Two civil-rights rulings occurred on this date. In 1967, the U.S. Supreme Court decided in Loving vs. Virginia that states could not outlaw inter-racial marriages. The ruling swept away all 16 remaining state laws prohibiting inter-racial marriages.
And in 1989, the U.S. Supreme Court ruled 5-4 that white workers who claim to be treated unfairly as a result of affirmative action programs could sue for remedies under civil rights legislation.
It was on this date in 1963 that a sniper killed civil rights leader Medgar Evers in Jackson, Miss. Evers was active in seeking integration of schools and voter registration. Public outrage following his assassination was one of the reasons President Kennedy proposed a comprehensive civil rights law. In February 1994, more than 30 years after Evers's death, a jury convicted Byron De La Beckwith of murder.
Anne Frank was born on this date in 1929 in Frankfurt, Germany. When she was a little girl, Frank's family moved to Amsterdam to escape the Nazi persecution of Jews, but after Germany invaded Holland, they went into hiding. Frank began her famous diary in 1942. Her last entry was Aug. 1, 1944. Soon after that, the family was discovered and taken to the Bergen-Belsen concentration camp, where Anne died in 1945 at age 15. After the war, her father published his daughter's diary, which was later made into a stage play and a movie.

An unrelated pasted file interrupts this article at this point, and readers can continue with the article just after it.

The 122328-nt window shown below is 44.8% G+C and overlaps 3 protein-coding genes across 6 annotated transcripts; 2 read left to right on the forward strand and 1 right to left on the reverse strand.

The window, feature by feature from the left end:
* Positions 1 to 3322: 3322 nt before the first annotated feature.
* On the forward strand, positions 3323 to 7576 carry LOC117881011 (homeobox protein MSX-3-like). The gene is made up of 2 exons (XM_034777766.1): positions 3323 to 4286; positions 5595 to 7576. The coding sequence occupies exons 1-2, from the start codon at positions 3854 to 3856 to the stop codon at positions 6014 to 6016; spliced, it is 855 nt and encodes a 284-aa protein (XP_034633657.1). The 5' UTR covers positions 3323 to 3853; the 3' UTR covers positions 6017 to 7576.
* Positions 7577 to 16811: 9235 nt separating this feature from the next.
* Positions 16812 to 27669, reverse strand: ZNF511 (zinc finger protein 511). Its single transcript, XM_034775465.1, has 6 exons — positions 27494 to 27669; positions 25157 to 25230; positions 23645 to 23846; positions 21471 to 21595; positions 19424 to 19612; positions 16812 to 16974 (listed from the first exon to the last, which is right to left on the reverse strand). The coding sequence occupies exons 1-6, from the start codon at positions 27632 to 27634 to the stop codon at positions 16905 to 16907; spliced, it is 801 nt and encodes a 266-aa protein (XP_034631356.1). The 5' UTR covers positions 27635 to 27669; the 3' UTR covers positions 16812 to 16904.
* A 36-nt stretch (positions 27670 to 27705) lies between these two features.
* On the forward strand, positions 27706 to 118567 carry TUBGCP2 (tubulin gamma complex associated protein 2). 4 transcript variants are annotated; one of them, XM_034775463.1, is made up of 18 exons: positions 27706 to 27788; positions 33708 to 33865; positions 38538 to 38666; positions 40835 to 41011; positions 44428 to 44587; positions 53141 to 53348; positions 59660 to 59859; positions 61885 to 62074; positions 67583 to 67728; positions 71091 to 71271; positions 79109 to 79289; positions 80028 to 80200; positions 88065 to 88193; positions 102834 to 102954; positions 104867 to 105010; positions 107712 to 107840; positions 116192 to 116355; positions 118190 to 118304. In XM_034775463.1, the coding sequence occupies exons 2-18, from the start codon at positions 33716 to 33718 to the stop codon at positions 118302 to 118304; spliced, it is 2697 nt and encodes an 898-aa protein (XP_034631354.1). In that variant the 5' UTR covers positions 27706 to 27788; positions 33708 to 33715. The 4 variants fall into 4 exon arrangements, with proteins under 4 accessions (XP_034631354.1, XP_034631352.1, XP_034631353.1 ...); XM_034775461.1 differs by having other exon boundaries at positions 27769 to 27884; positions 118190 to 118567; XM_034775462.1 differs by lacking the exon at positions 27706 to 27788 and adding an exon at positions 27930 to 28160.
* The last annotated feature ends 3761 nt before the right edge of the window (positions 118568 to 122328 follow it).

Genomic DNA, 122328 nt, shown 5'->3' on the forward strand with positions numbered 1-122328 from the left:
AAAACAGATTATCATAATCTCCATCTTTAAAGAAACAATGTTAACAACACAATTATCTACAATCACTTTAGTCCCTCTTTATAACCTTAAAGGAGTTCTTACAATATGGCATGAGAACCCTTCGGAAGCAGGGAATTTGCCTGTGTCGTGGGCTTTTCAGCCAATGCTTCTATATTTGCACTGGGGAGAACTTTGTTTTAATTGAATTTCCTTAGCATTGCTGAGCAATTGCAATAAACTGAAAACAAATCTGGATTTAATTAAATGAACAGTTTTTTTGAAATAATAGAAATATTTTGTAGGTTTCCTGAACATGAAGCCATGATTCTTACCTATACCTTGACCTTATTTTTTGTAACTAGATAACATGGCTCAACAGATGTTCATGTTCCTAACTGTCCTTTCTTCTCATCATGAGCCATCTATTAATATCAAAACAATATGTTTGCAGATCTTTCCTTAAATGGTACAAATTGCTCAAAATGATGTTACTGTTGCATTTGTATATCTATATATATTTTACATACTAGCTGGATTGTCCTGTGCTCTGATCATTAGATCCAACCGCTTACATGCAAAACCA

Russia's first-ever direct presidential elections resulted in the election of Boris Yeltsin on this date in 1991.
The special counsel investigating the Whitewater case took sworn depositions from President Clinton and first lady Hillary Rodham Clinton on this date in 1994. It was believed to be the first time a sitting president responded directly to questions in a legal case relating to his official conduct.
And the first-ever wedding in the White House Rose Garden took place on this date in 1971. Tricia Nixon, daughter of President Nixon, married Edward Finch Cox.
We now return you to the present, already in progress.